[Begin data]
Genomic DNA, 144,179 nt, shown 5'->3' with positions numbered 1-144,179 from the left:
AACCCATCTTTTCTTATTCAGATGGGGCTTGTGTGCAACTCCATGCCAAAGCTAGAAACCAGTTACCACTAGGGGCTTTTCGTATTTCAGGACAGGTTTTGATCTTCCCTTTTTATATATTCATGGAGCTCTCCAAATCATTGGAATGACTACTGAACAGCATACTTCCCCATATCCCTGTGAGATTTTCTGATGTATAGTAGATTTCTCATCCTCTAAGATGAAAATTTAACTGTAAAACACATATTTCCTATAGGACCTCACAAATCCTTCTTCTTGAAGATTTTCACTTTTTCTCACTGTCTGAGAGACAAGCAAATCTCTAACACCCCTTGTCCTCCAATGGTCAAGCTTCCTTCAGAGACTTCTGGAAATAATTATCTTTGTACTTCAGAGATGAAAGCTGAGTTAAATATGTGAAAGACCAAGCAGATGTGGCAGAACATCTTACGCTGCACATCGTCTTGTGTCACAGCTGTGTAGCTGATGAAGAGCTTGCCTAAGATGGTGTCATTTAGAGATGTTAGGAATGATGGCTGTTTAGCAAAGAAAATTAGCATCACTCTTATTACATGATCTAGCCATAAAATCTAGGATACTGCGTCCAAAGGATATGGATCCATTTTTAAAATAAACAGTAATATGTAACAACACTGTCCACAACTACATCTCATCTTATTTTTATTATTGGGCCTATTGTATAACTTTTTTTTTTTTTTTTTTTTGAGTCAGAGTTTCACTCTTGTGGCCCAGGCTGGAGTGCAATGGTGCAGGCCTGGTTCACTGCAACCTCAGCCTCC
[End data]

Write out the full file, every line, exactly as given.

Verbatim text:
Genomic DNA, 144,179 nt, shown 5'->3' with positions numbered 1-144,179 from the left:
AACCCATCTTTTCTTATTCAGATGGGGCTTGTGTGCAACTCCATGCCAAAGCTAGAAACCAGTTACCACTAGGGGCTTTTCGTATTTCAGGACAGGTTTTGATCTTCCCTTTTTATATATTCATGGAGCTCTCCAAATCATTGGAATGACTACTGAACAGCATACTTCCCCATATCCCTGTGAGATTTTCTGATGTATAGTAGATTTCTCATCCTCTAAGATGAAAATTTAACTGTAAAACACATATTTCCTATAGGACCTCACAAATCCTTCTTCTTGAAGATTTTCACTTTTTCTCACTGTCTGAGAGACAAGCAAATCTCTAACACCCCTTGTCCTCCAATGGTCAAGCTTCCTTCAGAGACTTCTGGAAATAATTATCTTTGTACTTCAGAGATGAAAGCTGAGTTAAATATGTGAAAGACCAAGCAGATGTGGCAGAACATCTTACGCTGCACATCGTCTTGTGTCACAGCTGTGTAGCTGATGAAGAGCTTGCCTAAGATGGTGTCATTTAGAGATGTTAGGAATGATGGCTGTTTAGCAAAGAAAATTAGCATCACTCTTATTACATGATCTAGCCATAAAATCTAGGATACTGCGTCCAAAGGATATGGATCCATTTTTAAAATAAACAGTAATATGTAACAACACTGTCCACAACTACATCTCATCTTATTTTTATTATTGGGCCTATTGTATAACTTTTTTTTTTTTTTTTTTTTGAGTCAGAGTTTCACTCTTGTGGCCCAGGCTGGAGTGCAATGGTGCAGGCCTGGTTCACTGCAACCTCAGCCTCC